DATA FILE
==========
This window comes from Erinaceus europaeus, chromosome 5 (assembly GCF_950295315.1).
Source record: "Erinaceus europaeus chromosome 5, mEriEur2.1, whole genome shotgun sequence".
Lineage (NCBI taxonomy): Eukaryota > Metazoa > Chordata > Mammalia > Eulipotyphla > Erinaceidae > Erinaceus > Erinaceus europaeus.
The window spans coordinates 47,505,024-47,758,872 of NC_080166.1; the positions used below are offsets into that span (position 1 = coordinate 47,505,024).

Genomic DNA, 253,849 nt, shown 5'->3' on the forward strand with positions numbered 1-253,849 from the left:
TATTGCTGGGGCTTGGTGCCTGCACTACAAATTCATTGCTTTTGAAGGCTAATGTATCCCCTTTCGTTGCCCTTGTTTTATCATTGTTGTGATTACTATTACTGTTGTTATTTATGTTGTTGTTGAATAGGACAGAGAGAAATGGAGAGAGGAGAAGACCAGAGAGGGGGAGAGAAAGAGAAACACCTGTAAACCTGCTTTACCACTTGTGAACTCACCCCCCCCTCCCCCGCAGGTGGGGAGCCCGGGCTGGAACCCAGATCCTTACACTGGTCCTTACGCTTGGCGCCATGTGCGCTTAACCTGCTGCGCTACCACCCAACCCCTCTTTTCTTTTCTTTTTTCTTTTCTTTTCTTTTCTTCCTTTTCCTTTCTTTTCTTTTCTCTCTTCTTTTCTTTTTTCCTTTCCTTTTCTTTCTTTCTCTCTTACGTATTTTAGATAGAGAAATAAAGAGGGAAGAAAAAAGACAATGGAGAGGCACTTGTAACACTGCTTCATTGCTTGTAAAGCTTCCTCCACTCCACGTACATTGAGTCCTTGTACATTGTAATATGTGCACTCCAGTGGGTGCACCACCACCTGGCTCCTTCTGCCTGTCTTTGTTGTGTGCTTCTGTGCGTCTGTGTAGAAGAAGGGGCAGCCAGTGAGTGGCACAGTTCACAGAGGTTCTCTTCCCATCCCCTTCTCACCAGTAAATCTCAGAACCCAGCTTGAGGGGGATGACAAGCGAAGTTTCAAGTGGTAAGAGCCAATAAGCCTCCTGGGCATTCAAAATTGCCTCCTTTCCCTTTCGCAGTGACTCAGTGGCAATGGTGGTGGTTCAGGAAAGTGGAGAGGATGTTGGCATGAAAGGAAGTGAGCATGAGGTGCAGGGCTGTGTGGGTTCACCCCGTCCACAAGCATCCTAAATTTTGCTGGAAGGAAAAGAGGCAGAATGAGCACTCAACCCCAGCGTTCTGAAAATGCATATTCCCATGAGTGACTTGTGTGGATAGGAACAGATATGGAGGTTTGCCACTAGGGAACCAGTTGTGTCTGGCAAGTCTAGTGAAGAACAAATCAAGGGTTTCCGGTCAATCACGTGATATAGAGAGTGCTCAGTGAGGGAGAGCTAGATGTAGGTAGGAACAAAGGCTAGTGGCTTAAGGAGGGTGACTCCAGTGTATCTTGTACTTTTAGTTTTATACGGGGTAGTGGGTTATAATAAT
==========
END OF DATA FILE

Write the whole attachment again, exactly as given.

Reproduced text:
This window comes from Erinaceus europaeus, chromosome 5 (assembly GCF_950295315.1).
Source record: "Erinaceus europaeus chromosome 5, mEriEur2.1, whole genome shotgun sequence".
Lineage (NCBI taxonomy): Eukaryota > Metazoa > Chordata > Mammalia > Eulipotyphla > Erinaceidae > Erinaceus > Erinaceus europaeus.
The window spans coordinates 47,505,024-47,758,872 of NC_080166.1; the positions used below are offsets into that span (position 1 = coordinate 47,505,024).

Genomic DNA, 253,849 nt, shown 5'->3' on the forward strand with positions numbered 1-253,849 from the left:
TATTGCTGGGGCTTGGTGCCTGCACTACAAATTCATTGCTTTTGAAGGCTAATGTATCCCCTTTCGTTGCCCTTGTTTTATCATTGTTGTGATTACTATTACTGTTGTTATTTATGTTGTTGTTGAATAGGACAGAGAGAAATGGAGAGAGGAGAAGACCAGAGAGGGGGAGAGAAAGAGAAACACCTGTAAACCTGCTTTACCACTTGTGAACTCACCCCCCCCTCCCCCGCAGGTGGGGAGCCCGGGCTGGAACCCAGATCCTTACACTGGTCCTTACGCTTGGCGCCATGTGCGCTTAACCTGCTGCGCTACCACCCAACCCCTCTTTTCTTTTCTTTTTTCTTTTCTTTTCTTTTCTTCCTTTTCCTTTCTTTTCTTTTCTCTCTTCTTTTCTTTTTTCCTTTCCTTTTCTTTCTTTCTCTCTTACGTATTTTAGATAGAGAAATAAAGAGGGAAGAAAAAAGACAATGGAGAGGCACTTGTAACACTGCTTCATTGCTTGTAAAGCTTCCTCCACTCCACGTACATTGAGTCCTTGTACATTGTAATATGTGCACTCCAGTGGGTGCACCACCACCTGGCTCCTTCTGCCTGTCTTTGTTGTGTGCTTCTGTGCGTCTGTGTAGAAGAAGGGGCAGCCAGTGAGTGGCACAGTTCACAGAGGTTCTCTTCCCATCCCCTTCTCACCAGTAAATCTCAGAACCCAGCTTGAGGGGGATGACAAGCGAAGTTTCAAGTGGTAAGAGCCAATAAGCCTCCTGGGCATTCAAAATTGCCTCCTTTCCCTTTCGCAGTGACTCAGTGGCAATGGTGGTGGTTCAGGAAAGTGGAGAGGATGTTGGCATGAAAGGAAGTGAGCATGAGGTGCAGGGCTGTGTGGGTTCACCCCGTCCACAAGCATCCTAAATTTTGCTGGAAGGAAAAGAGGCAGAATGAGCACTCAACCCCAGCGTTCTGAAAATGCATATTCCCATGAGTGACTTGTGTGGATAGGAACAGATATGGAGGTTTGCCACTAGGGAACCAGTTGTGTCTGGCAAGTCTAGTGAAGAACAAATCAAGGGTTTCCGGTCAATCACGTGATATAGAGAGTGCTCAGTGAGGGAGAGCTAGATGTAGGTAGGAACAAAGGCTAGTGGCTTAAGGAGGGTGACTCCAGTGTATCTTGTACTTTTAGTTTTATACGGGGTAGTGGGTTATAATAAT